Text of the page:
Is the Volvo S60 Polestar Engineered a sports sedan?
Here is Volvo's take on an economical sports car.
Sedans might be a dying breed but Volvo isn't giving upon them. Indeed, between 2011 and 2019, the S60 saw its sales plunge by nearly 40%. The reality is that people want SUV, don't ask me why. When the Swedish brand released its new S60 in 2018, they knew they could not mess it up, and therefore had to make it an interesting car. So, what about giving the BMW M340i, the Mercedes-Benz C43 AMG, and Audi S4 a round for their money?
Yes, Volvo has built a sports car! At least, this is what they claim, and I must say that it's quite refreshing. For some time, the brand from Gothenburg hit us with soccer mom cars that weren't all that interesting. I really miss automobiles like the 2004 S60 R or the C30 T5 that were truly special with their 5-cylinder engines that delivered great performance. The story is a whole lot different for the car we are featuring in this article as it has a 2.0-litre 4-cylinder engine that is both turbocharged and supercharged, which is paired to a battery. Yes, it is a hybrid.
But not just like any other boring hybrid. This S60 is sporty and received special treatment from Polestar, Volvo's performance division that has now become "independent". The result is a 405 horsepower 4x4 sedan that can go from 0 to 100 km/h in only 4.4 seconds and reach a limited top speed of 250 km/h. Not bad for a "soccer mom car." Thanks to Polestar's involvement, the S60 gets adaptive Ohlins dampers and massive Brembo brakes. I'm not dreaming, this is a true Volvo sports car.
Not so fast. While it may be close to the M340i, C43 AMG, and S4, it feels like Volvo was a bit afraid to take risks. It's a fast car, no doubt about it, but it lacks the snappiness of a true sports car. The 8-speed automatic gearbox is beautiful and comfortable but feels a bit slow when driving fast. The engine noise is quite inexistent, and it just lacks this extra bit of fun. Yet, the chassis is splendid and the car feels very stable and safe (duh...) at any speeds.
However, there is somewhere else where the S60 Polestar Engineered really shines, and it is in everyday driving. The Volvo might be one of the best plug-in hybrids I have ever driven. The car seamlessly adapts between the petrol engine and the battery to be as efficient as can be, and the result in terms of mileage is quite surprising. Volvo claims a 2.1l/100 km. That feels optimistic but we weren't that far off, which is pretty amazing for a 405 horsepower car. The ride is smooth and you can barely hear the sound of the engine when it's running. It may not be a true sports car, but it definitely beats its competitors in terms of comfort, and fuel consumption. You have the possibility between several driving modes, such as hybrid (the car switches automatically between electric and petrol for optimal fuel consumption), pure drive (full electric), Polestar engineered (sport mode), and individual. You can even decide to block the battery in order to keep electricity for later. Genius.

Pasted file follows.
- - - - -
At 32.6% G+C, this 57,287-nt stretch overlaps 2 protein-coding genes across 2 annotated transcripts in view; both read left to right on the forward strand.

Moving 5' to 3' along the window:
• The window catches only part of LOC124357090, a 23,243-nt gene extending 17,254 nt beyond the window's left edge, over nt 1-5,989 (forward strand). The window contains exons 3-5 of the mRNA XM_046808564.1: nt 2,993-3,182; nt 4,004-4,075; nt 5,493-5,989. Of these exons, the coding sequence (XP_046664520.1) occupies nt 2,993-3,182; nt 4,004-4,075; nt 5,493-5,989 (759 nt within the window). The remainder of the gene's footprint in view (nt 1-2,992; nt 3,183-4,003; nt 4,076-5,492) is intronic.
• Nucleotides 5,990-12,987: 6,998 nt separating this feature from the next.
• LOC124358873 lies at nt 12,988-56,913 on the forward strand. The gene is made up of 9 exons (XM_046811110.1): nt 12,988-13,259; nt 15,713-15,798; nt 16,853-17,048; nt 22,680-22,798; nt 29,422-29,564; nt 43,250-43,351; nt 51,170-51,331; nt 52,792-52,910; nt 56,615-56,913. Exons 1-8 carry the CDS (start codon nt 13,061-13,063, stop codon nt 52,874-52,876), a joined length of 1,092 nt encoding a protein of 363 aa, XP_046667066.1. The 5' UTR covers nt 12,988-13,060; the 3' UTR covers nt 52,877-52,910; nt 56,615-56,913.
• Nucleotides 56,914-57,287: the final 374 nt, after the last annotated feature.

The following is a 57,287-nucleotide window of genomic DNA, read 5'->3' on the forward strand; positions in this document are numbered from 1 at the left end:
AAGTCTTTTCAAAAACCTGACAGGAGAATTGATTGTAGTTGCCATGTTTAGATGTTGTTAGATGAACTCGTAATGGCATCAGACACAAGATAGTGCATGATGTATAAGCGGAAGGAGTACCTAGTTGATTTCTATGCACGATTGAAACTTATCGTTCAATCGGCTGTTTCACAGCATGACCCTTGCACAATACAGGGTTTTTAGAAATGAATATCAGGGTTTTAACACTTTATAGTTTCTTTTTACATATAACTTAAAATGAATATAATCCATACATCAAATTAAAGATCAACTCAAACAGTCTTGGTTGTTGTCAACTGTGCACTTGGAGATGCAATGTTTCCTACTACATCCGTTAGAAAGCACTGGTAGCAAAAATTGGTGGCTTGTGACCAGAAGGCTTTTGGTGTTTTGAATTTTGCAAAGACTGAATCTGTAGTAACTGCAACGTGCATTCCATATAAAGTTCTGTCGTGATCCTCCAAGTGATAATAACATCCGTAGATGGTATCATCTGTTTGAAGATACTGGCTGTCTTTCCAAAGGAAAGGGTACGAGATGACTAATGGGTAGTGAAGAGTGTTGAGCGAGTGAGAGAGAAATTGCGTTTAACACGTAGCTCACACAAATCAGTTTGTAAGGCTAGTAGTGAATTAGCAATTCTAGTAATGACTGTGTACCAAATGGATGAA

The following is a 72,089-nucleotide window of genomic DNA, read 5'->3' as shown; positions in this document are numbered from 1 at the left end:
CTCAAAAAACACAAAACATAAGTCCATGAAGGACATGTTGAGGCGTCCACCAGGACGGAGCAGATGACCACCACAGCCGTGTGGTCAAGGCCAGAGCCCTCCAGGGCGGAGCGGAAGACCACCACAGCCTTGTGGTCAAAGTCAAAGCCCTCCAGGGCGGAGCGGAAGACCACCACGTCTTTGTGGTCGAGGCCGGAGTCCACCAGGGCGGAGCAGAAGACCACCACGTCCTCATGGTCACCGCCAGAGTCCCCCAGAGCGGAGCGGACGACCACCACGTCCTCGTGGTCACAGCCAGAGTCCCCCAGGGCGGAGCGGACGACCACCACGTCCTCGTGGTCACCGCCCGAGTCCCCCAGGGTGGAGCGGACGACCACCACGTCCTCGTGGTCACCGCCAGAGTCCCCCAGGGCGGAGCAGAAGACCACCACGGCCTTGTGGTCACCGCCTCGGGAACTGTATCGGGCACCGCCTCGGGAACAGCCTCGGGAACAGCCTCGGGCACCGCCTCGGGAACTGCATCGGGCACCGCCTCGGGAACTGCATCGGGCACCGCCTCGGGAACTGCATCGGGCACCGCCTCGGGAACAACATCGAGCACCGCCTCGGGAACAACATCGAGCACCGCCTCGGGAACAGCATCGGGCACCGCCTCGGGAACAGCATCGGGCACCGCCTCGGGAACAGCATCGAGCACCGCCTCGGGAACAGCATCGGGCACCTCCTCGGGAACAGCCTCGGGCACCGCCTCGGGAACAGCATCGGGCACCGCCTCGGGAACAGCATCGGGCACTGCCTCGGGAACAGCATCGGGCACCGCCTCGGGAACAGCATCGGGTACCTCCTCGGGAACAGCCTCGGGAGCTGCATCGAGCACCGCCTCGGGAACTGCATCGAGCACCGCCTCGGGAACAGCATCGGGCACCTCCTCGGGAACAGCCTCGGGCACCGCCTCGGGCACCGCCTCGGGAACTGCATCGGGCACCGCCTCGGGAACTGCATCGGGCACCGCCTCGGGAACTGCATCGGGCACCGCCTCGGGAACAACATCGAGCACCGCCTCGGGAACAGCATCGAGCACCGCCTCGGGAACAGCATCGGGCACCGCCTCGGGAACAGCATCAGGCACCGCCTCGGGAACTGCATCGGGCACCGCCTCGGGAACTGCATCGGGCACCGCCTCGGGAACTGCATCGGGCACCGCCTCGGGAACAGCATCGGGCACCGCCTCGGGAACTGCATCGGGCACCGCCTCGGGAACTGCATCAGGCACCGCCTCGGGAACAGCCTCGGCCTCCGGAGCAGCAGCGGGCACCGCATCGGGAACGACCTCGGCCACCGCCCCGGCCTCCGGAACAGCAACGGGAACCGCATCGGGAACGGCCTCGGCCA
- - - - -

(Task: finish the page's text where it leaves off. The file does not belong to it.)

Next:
It looks sporty right? In fact, in my opinion, it is the most beautiful sedan in its category. I feel that Volvo has really nailed its recent designs, which are very simple, sharp and modern. Finished in this beautiful Crystal White Pearl, it really makes the lines of this car pop out. Volvo brought some extra bits of sportiness with some black accents throughout the car, some 20'' diamond cut wheels, and some gold details (brake pads and seatbelts) which is Polestar's signature colour. By the way, I understand the gold touches, but why the seatbelts?
Which brings us to the inside of the S60. I really like the cabin of this car, and it really is a nice place to be in. You're greeted with this massive touchscreen on the center console, which may be one of the best in the industry right now, which is very responsive and intuitive. It smartly integrates functions such as the air-conditioning settings, and manage to make them as easy as physical switches. Bravo for that. There are not 100 different menus and sub-menus where it's easy to get lost, but if it happens you can use the physical home button that is situated right under the screen just like on a smartphone. The rest of the interior is all about quality materials and it feels like a premium car. A notable mention goes to the seats that are very supportive and comfortable, but also the Bowers & Wilkins sound system that is just exquisite. There is only one downside I noticed, and it was the piano black center console that is prone to pick up scratches, dust , and fingerprints. Thankfully you'll receive a Volvo-branded cloth to wipe it all out if you buy the car.
That is only if you buy the car. The S60 Polestar Engineered we tried out had a retail price of CHF 93'630.- (78'500£)! That's BMW M3 territory for a car that isn't really a sports car. Yes, you're getting quite a lot of car for this price, but would you be ready to put such an amount for an S60? You can still get a plug-in hybrid T8 S60 without the Polestar gimmicks, and with 10 less horsepower for 17'000£ cheaper, and this option seems wiser. The S60 is an excellent daily that has tried to show a bit of sportiness through the Polestar Engineered version, and maybe they did not need that. Anyway, it's a refreshing car that has the merit of being interesting. Now Volvo, will you build an M3 killer for once and for all?
Follow us on Instagram
Volvo S60 Polestar Engineered